1887
banner image
No data available.
Please log in to see this content.
You have no subscription access to this content.
No metrics data to plot.
The attempt to load metrics for this article has failed.
The attempt to plot a graph for these metrics has failed.
f
Experiential Education on the Edge: SETI Activities for the College Classroom
Rent:
Rent this article for
Access full text Article
/content/aas/journal/aer/11/1/10.3847/AER2012033
1.
1. Cain, G. 1975, “ Extra-Terrestrial Life: An Introduction to Physical Science,” The Physics Teacher, 13, 404.
http://dx.doi.org/10.1119/1.2339199
2.
2. Cocconi, G. and Morrison, D. 1959, “ Searching for Interstellar Communication,” Nature, 184, 844.
http://dx.doi.org/10.1038/184844a0
3.
3. Cranton, P. 2002, “ Teaching for Transformation,” New Directions for Adult and Continuing Education, 2002, 63.
http://dx.doi.org/10.1002/ace.50
4.
4. Crider, A. 2011, “ Debating Pluto: Searching for the Classroom of the Future and Ending Up in the Past,” Astronomy Beat, 74, 1.
5.
5. Davis, J. R. 1995, Interdisciplinary Courses and Team Teaching: New Arrangements for Learning, Phoenix: The Oryx Press.
6.
6. Davies, P. 2010. The Eerie Silence: Renewing Our Search for Alien Intelligence, New York: Houghton Mifflin Harcourt.
7.
7. Drake, F. and Sobel, D. 2010, “ The Origin of the Drake Equation,” Astronomy Beat, 46, 1.
8.
8. Francis, P. 2005, “ Using Role-Playing Games to Teach Astronomy: An Evaluation,” Astronomy Education Review, 4, 1.
http://dx.doi.org/10.3847/AER2005016
9.
9. Hobson, A. 2001, “ Enlivening Introductory Physics With SETI,” The Physics Teacher, 39, 436.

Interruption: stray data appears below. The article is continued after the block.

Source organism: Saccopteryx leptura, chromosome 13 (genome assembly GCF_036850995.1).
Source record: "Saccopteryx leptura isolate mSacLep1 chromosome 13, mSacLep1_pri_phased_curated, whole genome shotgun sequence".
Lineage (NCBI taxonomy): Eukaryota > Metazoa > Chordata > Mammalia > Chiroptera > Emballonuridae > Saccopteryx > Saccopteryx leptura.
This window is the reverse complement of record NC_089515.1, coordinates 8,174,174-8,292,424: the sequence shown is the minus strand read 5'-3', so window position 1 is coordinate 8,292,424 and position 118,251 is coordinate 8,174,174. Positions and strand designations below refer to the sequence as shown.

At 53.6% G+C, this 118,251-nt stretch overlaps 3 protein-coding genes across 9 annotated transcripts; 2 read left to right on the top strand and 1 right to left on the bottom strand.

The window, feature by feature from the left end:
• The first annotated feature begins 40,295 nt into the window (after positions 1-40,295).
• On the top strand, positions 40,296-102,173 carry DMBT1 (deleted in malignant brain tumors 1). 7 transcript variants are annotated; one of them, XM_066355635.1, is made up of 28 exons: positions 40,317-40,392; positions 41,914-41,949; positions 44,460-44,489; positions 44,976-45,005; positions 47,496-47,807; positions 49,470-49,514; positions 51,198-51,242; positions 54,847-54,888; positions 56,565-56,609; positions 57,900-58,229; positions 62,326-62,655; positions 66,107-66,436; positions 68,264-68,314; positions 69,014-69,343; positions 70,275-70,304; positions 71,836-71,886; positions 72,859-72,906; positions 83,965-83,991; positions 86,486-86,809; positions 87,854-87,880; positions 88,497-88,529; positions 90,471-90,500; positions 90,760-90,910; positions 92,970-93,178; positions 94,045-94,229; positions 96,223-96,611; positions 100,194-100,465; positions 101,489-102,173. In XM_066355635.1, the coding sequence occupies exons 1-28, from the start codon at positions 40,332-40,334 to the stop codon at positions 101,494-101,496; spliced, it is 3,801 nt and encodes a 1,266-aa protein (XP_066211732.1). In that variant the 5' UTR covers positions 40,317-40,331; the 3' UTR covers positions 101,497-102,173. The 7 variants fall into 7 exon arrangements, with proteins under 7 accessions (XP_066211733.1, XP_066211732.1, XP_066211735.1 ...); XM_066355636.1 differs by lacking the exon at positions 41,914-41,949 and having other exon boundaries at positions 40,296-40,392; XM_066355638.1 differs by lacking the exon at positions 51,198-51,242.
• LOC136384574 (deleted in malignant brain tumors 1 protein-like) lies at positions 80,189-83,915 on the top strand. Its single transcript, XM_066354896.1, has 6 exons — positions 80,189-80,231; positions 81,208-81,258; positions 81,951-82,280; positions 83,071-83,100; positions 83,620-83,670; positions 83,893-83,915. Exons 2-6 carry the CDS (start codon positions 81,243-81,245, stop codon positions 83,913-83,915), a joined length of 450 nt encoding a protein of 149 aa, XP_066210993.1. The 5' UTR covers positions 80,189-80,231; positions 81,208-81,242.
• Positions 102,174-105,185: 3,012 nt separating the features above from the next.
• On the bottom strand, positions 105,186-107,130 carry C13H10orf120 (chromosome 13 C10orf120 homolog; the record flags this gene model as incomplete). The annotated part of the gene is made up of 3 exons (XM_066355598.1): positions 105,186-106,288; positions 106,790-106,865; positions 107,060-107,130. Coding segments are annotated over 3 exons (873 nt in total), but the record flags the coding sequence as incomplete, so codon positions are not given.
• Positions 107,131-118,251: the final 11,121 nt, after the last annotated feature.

http://dx.doi.org/10.1119/1.1416319
10.
10. Letterman, M. R. and Dugan, K. B. 2004, “ Team Teaching a Cross-Disciplinary Honors Course: Preparation and Development,” College Teaching, 52, 76.
11.
11. Rhodes, T. ed. 2010, Assessing Outcomes and Improving Achievement: Tips and Tools for Using Rubrics. Washington, DC: Association of American Colleges and Universities.
12.
12. Sagan, C. 1985, Contact, New York: Pocket Books.
13.
13. Sagan, C. and Shklovskii, I. S. 1984, Intelligent Life in the Universe. San Francisco: Holden Day.
14.
14. Slater, T. F. 1999, “ Including Students in the Search for Extraterrestrial Intelligence,” The Physics Teacher, 37, 264.
http://dx.doi.org/10.1119/1.880269
15.
15. Straits, W. J. and Wilker, R. 2003, “ Activities-based Astronomy: An Evaluation of an Instructor's First Attempt and its Impact on Student Characteristics,” Astronomy Education Review, 2, 46.
http://dx.doi.org/10.3847/AER2003003
16.
16. Stroessner, S. J. , Beckerman, L. S. , and Whittaker, A. 2009, “ All the world's a stage? Consequences of a role-playing pedagogy on psychological factors and writing and rhetorical skill in college undergraduates,” Journal of Educational Psychology, 101, 605.
http://dx.doi.org/10.1037/a0015055
17.
17. Thompson, R. 2003, “ How Big Science Gets Funded—An Introduction for Students to the Politics of Space Science Funding,” Astronomy Education Review, 2, 144.
http://dx.doi.org/10.3847/AER2003009
18.
18. Webb, S. 2002, If the Universe Is Teeming with Aliens… Where Is Everybody? Fifty Solutions to Fermi's Paradox and the Problem of Extraterrestrial Life, New York: Springer.
19.
19. Weston, A. 1988, “ Radio Astronomy as Epistemology: Some Philosophical Reflections on the Search for Extraterrestrial Intelligence,” The Monist, 71, 88.
20.
20. Weston, A. 2003, “ What if Teaching Went Wild?” in Philosophy of Education 2002, ed. Scott Fletcher, Urbana, Illinois: Philosophy of Education Society, 40.
21.